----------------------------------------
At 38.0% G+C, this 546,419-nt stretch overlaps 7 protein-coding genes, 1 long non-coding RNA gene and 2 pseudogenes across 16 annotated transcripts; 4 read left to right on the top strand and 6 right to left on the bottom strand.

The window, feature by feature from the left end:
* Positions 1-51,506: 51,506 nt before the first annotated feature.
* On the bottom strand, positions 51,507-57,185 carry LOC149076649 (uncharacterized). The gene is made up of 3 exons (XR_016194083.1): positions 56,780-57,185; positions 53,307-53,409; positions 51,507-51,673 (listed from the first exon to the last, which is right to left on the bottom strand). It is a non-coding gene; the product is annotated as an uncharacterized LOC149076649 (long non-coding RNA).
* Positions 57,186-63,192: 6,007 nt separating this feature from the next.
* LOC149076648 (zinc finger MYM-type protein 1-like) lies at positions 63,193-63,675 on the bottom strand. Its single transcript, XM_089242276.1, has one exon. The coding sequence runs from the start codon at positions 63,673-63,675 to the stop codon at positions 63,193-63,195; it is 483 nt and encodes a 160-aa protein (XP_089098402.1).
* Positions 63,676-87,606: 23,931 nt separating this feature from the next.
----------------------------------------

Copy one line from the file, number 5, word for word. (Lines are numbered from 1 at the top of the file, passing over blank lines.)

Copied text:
* Positions 57,186-63,192: 6,007 nt separating this feature from the next.